Some women are truly skilled beauty do-it-yourself-ers, but hair color, and eyebrow shaping are for me, two things that are splurge-worthy. I leave these activities, to the pros.
Not long ago I was having my hair expertly colored (with Redken’s new Chromatics, no-amonia hair color) by David Stanko at the Angelo David Salon in mid-town Manhattan. While sitting there, he introduced to makeup artist and brow expert, Julie Tussey.
Brow and makeup services are a new addition to the salon, and that makes perfect sense. After all, if you’re going to invest money in great hair, your brows should not only match in color (one service Julie offers is brow tinting), and they should be as well groomed as the rest of you. Furthermore, if your hair is looking great, you want your makeup to look equally as good. This is especially true if you’re at the salon for a blow-out for a special event, and you’re leaving from there, salon-fresh!
While David worked on my hair, I had a chance to chat with Julie. It might have been the longest conversation about eyebrows I’ve ever had. Sitting there being the main focus, was certainly the strangest interview I have ever conducted, for the Advice Sisters.
Julie, whose mother (also a makeup artist and brow specialist in Indiana), personally trained her. Former salon jobs for Julie were at two other great salons: John Barrett Salon and Warren Tricomi. Julie doesn’t believe in trendy brows, but believes each person has brows much like fingerprints, that are unique and should remain natural (within limits). Her views have gained her lots of fans, from fashion designers like Catherine Malandrino and Tory Burch, to socialites Katie Lee Joel, Beth Ostrosky, Ivanka Trump, Tinsley Mortimer and Whitney Fairchild. “I believe brows should be like wings,” she said.
That is a fanciful description, but what does a winged brow look like? There is a gold standard for brows and there are 6 basic brow styles to get it right. But brows are like a fingerprint, unique to the individual. Julie believes that a nicely shaped brow isn’t an “arch” but more an “angle” (a rounded angle is 3/4 to 1.4″). By that she doesn’t mean that your brows should be peaked like Mr. Spock in Star Trek, but that the angle at which the brow starts and stops, and how thick or thin it should be, is determined by your face. Moreover, she says most people have a strong and a weak eye, and you can adjust brows to balance this. She even mentioned that some of her clients get corrective lift from a bit of Botox, when absolutely needed (she refers people but doesn’t inject fillers herself).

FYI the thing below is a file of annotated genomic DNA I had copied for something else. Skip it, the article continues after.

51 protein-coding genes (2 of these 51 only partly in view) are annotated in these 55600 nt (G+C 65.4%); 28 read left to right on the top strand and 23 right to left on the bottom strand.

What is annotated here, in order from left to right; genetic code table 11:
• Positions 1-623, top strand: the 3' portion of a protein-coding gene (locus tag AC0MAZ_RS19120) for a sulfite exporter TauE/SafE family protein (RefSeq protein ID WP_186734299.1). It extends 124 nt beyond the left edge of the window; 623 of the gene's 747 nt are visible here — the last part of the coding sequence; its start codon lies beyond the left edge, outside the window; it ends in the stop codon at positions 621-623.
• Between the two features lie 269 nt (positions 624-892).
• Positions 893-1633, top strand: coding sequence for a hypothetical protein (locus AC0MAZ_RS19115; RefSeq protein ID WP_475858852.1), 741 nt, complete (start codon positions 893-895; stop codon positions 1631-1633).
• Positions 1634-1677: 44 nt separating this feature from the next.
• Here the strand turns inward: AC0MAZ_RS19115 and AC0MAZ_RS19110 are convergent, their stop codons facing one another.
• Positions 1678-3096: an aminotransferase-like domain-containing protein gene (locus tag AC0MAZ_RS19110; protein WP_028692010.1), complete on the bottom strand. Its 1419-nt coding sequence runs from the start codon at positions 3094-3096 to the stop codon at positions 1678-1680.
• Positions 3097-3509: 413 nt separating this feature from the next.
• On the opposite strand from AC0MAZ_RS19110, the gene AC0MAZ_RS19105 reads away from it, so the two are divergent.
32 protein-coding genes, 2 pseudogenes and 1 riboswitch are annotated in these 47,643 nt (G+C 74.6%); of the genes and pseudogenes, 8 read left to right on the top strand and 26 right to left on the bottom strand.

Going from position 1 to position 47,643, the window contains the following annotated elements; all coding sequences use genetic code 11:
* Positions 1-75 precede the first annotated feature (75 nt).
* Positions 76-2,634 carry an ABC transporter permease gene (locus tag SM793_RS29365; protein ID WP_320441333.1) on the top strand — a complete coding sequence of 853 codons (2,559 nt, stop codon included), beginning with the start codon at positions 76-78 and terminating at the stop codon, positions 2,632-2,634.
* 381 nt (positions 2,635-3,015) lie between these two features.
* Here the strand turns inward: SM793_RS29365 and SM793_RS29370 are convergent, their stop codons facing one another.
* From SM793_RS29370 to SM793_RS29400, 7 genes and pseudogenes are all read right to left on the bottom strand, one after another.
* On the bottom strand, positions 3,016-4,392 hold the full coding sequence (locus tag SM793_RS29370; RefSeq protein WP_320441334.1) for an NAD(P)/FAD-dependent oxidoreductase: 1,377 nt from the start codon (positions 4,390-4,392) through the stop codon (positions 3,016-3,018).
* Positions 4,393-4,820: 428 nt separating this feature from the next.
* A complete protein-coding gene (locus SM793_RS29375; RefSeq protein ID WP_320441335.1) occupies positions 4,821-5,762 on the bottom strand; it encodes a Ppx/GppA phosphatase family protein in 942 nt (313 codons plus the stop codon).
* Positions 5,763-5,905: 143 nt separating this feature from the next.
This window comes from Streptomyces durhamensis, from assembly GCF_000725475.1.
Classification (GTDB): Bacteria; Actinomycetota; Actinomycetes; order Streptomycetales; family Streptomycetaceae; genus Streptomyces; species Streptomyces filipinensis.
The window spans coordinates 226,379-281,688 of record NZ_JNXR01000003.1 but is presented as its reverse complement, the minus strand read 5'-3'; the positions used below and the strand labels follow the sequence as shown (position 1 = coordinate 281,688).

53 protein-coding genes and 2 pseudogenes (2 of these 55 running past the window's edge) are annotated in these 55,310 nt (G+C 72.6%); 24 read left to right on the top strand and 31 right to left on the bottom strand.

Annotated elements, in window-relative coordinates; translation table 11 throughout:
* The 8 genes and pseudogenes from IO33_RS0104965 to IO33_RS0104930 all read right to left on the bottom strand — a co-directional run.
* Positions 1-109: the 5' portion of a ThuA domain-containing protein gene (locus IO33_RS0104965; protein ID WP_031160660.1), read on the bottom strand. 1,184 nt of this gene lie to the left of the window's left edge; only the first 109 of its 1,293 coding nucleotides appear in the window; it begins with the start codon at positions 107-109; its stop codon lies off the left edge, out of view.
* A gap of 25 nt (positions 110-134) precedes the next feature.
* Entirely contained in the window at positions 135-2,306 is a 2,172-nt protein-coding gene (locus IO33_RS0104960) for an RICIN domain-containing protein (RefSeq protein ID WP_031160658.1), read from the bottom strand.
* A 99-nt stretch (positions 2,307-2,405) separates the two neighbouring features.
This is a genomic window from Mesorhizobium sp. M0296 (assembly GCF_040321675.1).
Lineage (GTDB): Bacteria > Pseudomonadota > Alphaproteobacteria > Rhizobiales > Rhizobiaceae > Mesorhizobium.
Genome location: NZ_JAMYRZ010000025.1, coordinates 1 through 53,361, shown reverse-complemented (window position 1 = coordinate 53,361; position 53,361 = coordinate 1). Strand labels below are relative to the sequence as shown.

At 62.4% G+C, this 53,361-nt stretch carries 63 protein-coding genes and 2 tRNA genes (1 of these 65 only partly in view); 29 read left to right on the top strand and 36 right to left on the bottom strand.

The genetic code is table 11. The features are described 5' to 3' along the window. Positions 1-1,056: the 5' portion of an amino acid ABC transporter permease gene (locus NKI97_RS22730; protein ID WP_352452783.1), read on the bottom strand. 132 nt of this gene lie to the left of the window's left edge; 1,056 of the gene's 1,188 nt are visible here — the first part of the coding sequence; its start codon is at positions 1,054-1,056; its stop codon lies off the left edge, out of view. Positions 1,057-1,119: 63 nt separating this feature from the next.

As David continued to work on my hair, Julie and I continued to talk about symmetry (the “good and bad” side of the face or the lazy eye on one side). She mentioned two celebrities as examples. Drew Barrymore is a good example of a star with a good and bad side, and she uses her brows to fix that. Jennifer Anniston used to have rounded brows when she first started out, but now hers are more angled which opens up her face. Here is are two photos of Jennifer Anniston. You can really tell the difference!
One of the most damaging things a woman can do to her brows is over pluck them, especially when she is young. While teenagers love to experiment with new looks, once a brow is plucked out from the root, it may never come back. But Julie helps women of all ages who have over-plucked their brows to bring them back to life. You can do that with good shaping, with brow revitalizing products and with good products that add the appropriate color in the right places. She told me that pencils need to take the place of a strand of hair, and you need to place the pencil strategically. Powder products are softer, but also shouldn’t be used to totally color in a brow.
Thin brows are not my personal issue. In fact, they’re naturally thick and wire-y, so when Julie plucked a few strategic hairs here and there, but mostly she cut the length down with scissors. Then she asked David Stanko to tint them a Cinnamon color. While I would never consider tinting my own brows, the brighter color added a definite lift to my face–no additional brow color would be needed for a while, but a bit of blond brow gel from MAC tamed the brow, a bit more.
Although I didn’t get my makeup done, apparently Julie has plenty of celebrity clients. She mentioned a few favorite lines such as MAC Cosmetics and NARS, but she is a big fan of Laura Mercier’s products (she used to be a Laura Mercier makeup artist), and I noticed that she had some Laura Mercier powders displayed on the counter in her brow/makeup room. “I love handing someone a mirror when I’m done and seeing her begin to sparkle from within,” she adds. “I help women find that inner light, that moment of love. There’s always an instance when it happens. And that’s what keeps me going.”
If you’d like to get the celebrity treatment for brow shaping, tinting, or makeup application from Julie, she’s available at the Angelo David Salon (48 East 43rd Street 2nd floor, 646-666-7300 | 212-883-6620) and you can also check out her web site.